Owen Roberts (educator)

From Wikipedia, the free encyclopedia
Jump to: navigation, search

Sir Owen Roberts (7 April 1835 – 6 January 1915) was a Welsh educationalist, who helped to pioneer technical education in London.


Roberts was born in Carnarvonshire in 1835 and educated at Jesus College, Oxford before being called to the bar in 1863.

He was appointed Clerk to the Clothworkers' Company in 1866, holding the office for over 40 years and becoming Master in 1909. He was knighted in 1888 in recognition of the services he had rendered in the cause of technical education. He helped encourage the Yorkshire College at Leeds and University College, Bristol. He was active in setting up the City and Guilds of London Institute and Somerville College, Oxford. He was chairman of the London Polytechnic Council and a member of the governing body of Imperial College. He served as vice-president, chairman of the council and treasurer of the Royal Society of Arts.[1] Jesus College elected him to an honorary fellowship in 1905.[2] He was also Lord Lieutenant of London and, in 1907, High Sheriff of Caernarvonshire.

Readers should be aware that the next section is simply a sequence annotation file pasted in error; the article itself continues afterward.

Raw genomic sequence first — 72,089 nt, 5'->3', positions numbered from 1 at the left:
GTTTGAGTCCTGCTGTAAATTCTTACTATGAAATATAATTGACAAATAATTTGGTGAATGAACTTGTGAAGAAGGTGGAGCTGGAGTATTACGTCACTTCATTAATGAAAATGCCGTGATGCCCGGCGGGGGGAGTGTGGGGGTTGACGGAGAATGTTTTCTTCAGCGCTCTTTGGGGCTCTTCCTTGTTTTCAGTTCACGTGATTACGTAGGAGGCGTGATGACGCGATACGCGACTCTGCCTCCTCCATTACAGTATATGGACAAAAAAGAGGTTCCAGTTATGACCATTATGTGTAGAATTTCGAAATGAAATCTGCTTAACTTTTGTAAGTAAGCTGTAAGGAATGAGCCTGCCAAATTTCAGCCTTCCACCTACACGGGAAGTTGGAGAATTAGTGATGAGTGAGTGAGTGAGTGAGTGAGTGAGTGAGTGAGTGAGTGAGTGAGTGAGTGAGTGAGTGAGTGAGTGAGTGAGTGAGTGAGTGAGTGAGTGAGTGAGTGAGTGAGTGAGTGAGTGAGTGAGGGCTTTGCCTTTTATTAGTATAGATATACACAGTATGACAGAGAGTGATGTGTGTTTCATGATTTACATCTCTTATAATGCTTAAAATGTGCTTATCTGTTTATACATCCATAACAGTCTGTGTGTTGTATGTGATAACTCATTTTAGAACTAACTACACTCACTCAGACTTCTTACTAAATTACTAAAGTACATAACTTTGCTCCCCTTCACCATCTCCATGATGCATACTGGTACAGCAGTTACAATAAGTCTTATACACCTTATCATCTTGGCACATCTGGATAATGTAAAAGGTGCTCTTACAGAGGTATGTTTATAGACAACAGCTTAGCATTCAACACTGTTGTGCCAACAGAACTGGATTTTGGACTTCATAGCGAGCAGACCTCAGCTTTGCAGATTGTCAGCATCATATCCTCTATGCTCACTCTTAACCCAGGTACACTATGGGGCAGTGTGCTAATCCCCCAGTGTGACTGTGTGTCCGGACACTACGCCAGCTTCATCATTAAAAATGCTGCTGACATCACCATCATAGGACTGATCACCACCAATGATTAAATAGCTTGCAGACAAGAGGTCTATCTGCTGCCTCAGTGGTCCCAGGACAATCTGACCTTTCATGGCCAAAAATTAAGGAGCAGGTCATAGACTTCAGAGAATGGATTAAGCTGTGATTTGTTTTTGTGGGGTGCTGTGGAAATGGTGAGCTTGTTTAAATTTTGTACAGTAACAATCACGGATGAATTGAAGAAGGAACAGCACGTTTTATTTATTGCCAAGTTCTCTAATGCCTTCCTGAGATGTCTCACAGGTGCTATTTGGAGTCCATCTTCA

By his first wife, Jane Armstrong, he had a daughter named Margaret Elizabeth. She married Sir Robert Armstrong-Jones, grandfather of Antony Armstrong-Jones, 1st Earl of Snowdon.[3]

He died on 6 January 1915 at his home, Henley Park, near Guildford.[1]


  1. ^ a b "Death of Sir Owen Roberts, a Pioneer of Technical Education". The Times. 8 January 1915. p. 6. 
  2. ^ Baker, J. N. L. (1971). Jesus College, Oxford 1571–1971. London: Oxonian Press Ltd. p. 30. ISBN 0-9502164-0-2. 
  3. ^ Cathcart, Helen (1968). Lord Snowdon. London: W.H. Allen.